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Durable-Goods Monopolists, Network Effects and Penetration Pricing

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    Abstract

    We study the pricing problem of a durable-goods monopolist. With network effects, consumption externalities among heterogeneous groups of consumers generate a discontinuous demand function. Consequently, the lessor has to offer a low price in order to reach the mass market, whereas the seller has the option to build a customer base by setting a lower initial price and raise the price later in the mass market, which explains the practice of introductory pricing. Contrary to the existing literature, we show that profits from selling network goods may be higher than from leasing. Further, the seller in fact over-invests in R&D and makes the product more durable than necessary.

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    Bibliographic Info

    Paper provided by Institute of Economics, Academia Sinica, Taipei, Taiwan in its series IEAS Working Paper : academic research with number 05-A001.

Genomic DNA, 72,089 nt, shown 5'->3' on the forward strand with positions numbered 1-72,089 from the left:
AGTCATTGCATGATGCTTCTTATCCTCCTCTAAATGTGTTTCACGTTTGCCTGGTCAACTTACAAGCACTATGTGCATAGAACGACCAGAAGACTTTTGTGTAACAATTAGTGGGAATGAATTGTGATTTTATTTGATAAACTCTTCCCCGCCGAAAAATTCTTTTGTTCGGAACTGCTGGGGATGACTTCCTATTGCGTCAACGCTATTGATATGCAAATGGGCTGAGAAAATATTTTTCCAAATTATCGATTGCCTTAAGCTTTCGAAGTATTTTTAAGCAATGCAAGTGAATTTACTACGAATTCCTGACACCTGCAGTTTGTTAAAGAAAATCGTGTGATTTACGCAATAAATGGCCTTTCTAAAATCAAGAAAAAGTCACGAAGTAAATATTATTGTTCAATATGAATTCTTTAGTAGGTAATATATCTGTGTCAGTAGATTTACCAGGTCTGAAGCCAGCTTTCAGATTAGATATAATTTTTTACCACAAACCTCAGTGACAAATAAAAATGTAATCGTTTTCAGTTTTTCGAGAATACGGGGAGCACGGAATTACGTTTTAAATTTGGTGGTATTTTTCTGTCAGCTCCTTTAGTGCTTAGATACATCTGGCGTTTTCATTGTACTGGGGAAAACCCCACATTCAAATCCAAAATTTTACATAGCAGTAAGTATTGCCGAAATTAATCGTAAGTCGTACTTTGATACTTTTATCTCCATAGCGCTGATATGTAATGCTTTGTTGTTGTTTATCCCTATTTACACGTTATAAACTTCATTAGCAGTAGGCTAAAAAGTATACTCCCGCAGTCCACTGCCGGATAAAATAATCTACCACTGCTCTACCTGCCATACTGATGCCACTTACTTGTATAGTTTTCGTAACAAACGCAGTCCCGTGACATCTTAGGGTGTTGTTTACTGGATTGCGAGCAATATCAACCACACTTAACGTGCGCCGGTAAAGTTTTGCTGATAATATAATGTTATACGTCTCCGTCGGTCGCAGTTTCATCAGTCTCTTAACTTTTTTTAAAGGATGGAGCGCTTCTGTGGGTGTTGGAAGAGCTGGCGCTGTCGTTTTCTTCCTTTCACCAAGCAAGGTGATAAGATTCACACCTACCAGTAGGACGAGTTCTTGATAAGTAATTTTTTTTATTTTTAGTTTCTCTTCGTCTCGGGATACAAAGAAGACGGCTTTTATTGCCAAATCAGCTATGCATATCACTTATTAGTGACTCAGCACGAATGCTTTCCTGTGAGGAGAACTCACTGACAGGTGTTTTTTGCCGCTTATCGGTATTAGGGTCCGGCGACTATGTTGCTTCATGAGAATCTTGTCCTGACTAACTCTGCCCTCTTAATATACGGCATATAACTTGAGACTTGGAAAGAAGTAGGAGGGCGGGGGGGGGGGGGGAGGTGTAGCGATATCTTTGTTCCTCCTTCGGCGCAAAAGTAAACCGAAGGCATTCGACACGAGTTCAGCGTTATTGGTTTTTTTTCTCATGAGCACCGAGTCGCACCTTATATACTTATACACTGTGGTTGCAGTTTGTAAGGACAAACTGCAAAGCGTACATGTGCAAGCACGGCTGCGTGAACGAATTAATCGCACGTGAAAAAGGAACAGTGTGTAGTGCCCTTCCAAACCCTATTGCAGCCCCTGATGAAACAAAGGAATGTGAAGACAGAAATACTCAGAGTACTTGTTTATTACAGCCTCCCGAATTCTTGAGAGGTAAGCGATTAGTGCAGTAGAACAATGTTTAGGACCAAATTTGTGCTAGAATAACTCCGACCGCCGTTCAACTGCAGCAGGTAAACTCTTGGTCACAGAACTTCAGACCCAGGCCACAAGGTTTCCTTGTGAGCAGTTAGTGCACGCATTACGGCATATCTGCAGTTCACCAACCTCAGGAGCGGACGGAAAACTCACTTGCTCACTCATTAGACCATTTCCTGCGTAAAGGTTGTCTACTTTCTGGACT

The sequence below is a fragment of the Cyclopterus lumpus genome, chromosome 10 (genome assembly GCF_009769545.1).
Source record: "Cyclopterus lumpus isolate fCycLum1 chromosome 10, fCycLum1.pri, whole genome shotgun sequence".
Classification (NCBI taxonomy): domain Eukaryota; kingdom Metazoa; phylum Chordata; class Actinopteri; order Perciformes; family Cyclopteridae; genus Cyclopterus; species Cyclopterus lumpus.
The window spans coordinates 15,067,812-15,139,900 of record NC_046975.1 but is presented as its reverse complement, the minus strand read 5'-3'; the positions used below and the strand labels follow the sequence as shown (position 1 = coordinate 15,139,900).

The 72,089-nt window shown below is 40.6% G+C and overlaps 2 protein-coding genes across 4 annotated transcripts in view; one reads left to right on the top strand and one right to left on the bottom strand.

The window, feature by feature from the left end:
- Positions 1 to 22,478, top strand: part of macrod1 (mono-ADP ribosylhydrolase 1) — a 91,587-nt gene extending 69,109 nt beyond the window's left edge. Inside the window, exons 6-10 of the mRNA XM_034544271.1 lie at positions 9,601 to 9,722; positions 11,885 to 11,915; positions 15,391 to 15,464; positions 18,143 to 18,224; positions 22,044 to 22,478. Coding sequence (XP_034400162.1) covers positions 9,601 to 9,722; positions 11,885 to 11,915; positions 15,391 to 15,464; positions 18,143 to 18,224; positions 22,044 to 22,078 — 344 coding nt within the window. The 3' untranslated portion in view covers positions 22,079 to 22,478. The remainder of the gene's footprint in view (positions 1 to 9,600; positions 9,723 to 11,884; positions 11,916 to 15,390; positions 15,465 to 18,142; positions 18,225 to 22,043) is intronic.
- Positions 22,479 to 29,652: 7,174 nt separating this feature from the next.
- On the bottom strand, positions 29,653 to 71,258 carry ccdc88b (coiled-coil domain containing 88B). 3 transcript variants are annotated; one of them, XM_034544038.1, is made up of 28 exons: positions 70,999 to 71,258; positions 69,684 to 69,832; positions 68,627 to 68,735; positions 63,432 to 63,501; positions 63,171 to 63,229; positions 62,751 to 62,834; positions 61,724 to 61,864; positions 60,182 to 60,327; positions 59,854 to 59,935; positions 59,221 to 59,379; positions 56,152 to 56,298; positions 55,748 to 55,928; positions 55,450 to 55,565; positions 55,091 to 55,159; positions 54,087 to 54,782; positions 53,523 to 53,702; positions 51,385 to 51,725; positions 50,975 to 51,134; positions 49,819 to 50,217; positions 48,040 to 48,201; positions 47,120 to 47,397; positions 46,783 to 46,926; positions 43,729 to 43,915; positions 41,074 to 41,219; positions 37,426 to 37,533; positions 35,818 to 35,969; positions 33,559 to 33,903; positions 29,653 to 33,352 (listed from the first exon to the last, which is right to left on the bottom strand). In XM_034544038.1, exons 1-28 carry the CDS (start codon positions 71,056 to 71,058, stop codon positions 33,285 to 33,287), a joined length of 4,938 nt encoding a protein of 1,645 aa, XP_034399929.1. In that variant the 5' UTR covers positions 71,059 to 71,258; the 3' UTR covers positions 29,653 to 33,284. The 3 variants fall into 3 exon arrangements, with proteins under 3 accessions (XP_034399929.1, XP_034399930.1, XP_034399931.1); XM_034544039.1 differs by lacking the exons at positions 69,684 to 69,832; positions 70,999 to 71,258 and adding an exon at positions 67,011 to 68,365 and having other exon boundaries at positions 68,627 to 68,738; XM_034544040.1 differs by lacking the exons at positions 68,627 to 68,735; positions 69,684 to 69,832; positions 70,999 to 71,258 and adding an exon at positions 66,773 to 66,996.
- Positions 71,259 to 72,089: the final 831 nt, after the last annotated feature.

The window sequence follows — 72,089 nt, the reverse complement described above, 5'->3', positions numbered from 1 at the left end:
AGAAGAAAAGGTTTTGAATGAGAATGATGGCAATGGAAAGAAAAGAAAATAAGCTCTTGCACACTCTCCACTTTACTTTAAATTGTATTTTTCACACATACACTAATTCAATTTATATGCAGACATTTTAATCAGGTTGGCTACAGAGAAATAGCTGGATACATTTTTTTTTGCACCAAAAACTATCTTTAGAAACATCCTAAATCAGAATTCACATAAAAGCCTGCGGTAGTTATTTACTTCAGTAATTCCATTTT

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    Length: 24 pages
    Date of creation: Feb 2005
    Date of revision:
    Handle: RePEc:sin:wpaper:05-a001

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    Keywords: Penetration pricing; network externality;

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    1. Cabral, Luis M. B. & Salant, David J. & Woroch, Glenn A., 1999. "Monopoly pricing with network externalities," International Journal of Industrial Organization, Elsevier, vol. 17(2), pages 199-214, February.
    2. Shmuel S. Oren & Stephen A. Smith, 1981. "Critical Mass and Tariff Structure in Electronic Communications Markets," Bell Journal of Economics, The RAND Corporation, vol. 12(2), pages 467-487, Autumn.
    3. Bulow, Jeremy, 1986. "An Economic Theory of Planned Obsolescence," The Quarterly Journal of Economics, MIT Press, vol. 101(4), pages 729-49, November.
    4. Shmuel S. Oren & Stephen A. Smith & Robert B. Wilson, 1982. "Nonlinear Pricing in Markets with Interdependent Demand," Marketing Science, INFORMS, vol. 1(3), pages 287-313.
    5. Bulow, Jeremy I, 1982. "Durable-Goods Monopolists," Journal of Political Economy, University of Chicago Press, vol. 90(2), pages 314-32, April.
    6. Katz, Michael L & Shapiro, Carl, 1986. "Technology Adoption in the Presence of Network Externalities," Journal of Political Economy, University of Chicago Press, vol. 94(4), pages 822-41, August.
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